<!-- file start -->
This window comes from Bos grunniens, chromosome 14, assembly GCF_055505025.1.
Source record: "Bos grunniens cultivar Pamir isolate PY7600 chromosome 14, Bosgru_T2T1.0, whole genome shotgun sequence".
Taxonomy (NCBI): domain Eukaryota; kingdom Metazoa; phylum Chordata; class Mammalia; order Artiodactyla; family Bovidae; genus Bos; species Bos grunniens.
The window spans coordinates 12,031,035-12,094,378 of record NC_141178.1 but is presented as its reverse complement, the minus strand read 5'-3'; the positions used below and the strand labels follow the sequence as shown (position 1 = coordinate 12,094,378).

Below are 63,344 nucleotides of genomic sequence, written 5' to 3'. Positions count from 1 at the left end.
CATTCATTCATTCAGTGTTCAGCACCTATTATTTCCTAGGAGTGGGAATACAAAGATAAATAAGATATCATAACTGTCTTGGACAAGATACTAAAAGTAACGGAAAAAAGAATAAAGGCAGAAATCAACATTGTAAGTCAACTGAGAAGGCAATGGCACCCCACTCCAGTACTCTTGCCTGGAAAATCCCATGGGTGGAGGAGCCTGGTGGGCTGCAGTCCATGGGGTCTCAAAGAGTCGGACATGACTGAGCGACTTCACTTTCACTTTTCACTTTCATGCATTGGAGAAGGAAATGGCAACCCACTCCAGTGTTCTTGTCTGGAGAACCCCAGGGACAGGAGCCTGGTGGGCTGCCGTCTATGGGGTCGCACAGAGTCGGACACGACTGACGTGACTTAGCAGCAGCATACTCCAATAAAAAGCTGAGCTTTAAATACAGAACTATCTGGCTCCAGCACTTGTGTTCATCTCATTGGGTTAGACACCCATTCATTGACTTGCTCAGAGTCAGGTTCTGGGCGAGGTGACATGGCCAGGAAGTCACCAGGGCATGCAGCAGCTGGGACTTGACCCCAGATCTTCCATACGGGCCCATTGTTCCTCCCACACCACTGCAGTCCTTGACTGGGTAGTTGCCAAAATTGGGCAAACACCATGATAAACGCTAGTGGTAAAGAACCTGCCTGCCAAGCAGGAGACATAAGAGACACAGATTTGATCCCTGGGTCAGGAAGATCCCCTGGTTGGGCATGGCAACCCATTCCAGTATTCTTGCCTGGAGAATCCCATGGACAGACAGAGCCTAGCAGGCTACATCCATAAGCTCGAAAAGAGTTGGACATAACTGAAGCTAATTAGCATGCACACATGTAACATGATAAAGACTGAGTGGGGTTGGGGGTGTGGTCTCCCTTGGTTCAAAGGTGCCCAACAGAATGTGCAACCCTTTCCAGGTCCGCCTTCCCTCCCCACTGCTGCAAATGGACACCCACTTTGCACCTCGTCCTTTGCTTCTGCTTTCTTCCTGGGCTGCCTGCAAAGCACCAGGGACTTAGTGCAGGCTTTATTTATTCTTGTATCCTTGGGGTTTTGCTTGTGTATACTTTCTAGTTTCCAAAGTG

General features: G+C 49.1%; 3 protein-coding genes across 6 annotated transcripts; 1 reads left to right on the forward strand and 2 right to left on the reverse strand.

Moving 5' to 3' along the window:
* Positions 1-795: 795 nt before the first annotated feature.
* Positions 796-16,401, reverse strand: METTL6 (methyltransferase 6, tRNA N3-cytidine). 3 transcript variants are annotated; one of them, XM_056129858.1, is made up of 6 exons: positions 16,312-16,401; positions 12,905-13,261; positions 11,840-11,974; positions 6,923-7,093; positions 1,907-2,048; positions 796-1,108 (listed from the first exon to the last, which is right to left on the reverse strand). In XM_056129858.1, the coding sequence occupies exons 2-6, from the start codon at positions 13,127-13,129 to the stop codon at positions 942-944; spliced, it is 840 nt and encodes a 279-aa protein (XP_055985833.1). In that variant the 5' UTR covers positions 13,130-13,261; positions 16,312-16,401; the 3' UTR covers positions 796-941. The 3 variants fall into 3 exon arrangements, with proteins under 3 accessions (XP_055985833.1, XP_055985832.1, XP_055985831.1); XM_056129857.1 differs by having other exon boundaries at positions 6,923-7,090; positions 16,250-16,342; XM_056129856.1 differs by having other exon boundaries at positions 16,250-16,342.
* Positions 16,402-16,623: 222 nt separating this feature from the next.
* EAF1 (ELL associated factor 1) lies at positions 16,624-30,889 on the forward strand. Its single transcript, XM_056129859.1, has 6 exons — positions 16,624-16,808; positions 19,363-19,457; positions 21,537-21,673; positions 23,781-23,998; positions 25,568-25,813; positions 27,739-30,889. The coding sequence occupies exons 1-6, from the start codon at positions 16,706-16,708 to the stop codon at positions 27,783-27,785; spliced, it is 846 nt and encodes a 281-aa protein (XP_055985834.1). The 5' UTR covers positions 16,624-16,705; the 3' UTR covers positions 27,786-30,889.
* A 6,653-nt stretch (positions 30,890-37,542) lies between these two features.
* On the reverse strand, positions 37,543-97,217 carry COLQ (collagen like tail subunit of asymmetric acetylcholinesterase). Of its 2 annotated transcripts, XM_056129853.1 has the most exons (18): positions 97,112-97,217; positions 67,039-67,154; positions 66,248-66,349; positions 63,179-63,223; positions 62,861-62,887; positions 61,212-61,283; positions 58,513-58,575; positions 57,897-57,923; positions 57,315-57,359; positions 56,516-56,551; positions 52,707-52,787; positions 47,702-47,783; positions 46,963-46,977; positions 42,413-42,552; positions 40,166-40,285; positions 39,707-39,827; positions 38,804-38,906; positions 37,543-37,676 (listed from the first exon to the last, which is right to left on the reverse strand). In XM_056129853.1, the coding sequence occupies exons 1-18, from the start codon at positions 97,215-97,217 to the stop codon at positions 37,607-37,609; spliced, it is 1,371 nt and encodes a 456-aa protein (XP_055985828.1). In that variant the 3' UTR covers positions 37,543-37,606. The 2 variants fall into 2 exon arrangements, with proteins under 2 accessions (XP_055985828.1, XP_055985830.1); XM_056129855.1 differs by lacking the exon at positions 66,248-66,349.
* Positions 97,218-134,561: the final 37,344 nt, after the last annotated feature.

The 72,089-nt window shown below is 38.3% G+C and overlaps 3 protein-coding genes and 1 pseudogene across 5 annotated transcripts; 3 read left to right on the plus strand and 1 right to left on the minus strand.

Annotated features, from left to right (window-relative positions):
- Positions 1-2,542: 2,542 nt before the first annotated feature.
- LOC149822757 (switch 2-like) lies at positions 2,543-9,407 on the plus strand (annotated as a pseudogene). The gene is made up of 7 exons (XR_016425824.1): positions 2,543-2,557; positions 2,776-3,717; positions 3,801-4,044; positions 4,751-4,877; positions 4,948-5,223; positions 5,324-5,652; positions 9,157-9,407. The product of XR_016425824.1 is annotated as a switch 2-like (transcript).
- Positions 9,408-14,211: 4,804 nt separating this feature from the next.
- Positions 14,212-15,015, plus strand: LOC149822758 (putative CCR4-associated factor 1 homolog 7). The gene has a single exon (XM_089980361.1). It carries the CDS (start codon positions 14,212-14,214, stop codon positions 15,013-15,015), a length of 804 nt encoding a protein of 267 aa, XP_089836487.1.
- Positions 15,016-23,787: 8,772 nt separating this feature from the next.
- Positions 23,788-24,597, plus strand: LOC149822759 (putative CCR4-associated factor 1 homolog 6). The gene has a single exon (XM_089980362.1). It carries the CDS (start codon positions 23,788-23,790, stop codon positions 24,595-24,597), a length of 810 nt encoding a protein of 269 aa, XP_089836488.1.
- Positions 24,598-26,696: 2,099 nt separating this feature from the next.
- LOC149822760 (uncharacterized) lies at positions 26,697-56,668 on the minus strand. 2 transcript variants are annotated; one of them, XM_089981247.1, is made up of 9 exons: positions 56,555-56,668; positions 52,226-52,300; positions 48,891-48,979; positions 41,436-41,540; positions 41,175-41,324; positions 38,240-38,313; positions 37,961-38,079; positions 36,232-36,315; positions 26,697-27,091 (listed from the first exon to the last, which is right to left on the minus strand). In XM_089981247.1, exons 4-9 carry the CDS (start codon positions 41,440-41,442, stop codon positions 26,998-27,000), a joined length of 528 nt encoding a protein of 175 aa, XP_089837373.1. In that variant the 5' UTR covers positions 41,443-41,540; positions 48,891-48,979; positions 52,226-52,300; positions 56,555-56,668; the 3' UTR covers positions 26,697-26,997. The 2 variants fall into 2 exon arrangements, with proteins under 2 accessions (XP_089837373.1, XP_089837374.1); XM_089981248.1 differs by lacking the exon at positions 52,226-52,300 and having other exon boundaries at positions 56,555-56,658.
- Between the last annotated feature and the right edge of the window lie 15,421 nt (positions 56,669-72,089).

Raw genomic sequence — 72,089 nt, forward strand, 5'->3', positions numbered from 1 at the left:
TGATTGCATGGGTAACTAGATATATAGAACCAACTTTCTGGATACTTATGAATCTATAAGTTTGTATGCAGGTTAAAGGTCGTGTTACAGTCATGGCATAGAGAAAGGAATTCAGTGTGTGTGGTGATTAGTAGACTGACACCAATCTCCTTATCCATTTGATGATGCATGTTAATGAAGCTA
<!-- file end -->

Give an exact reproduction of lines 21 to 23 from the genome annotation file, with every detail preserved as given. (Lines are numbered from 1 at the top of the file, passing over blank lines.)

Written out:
- Positions 14,212-15,015, plus strand: LOC149822758 (putative CCR4-associated factor 1 homolog 7). The gene has a single exon (XM_089980361.1). It carries the CDS (start codon positions 14,212-14,214, stop codon positions 15,013-15,015), a length of 804 nt encoding a protein of 267 aa, XP_089836487.1.
- Positions 15,016-23,787: 8,772 nt separating this feature from the next.
- Positions 23,788-24,597, plus strand: LOC149822759 (putative CCR4-associated factor 1 homolog 6). The gene has a single exon (XM_089980362.1). It carries the CDS (start codon positions 23,788-23,790, stop codon positions 24,595-24,597), a length of 810 nt encoding a protein of 269 aa, XP_089836488.1.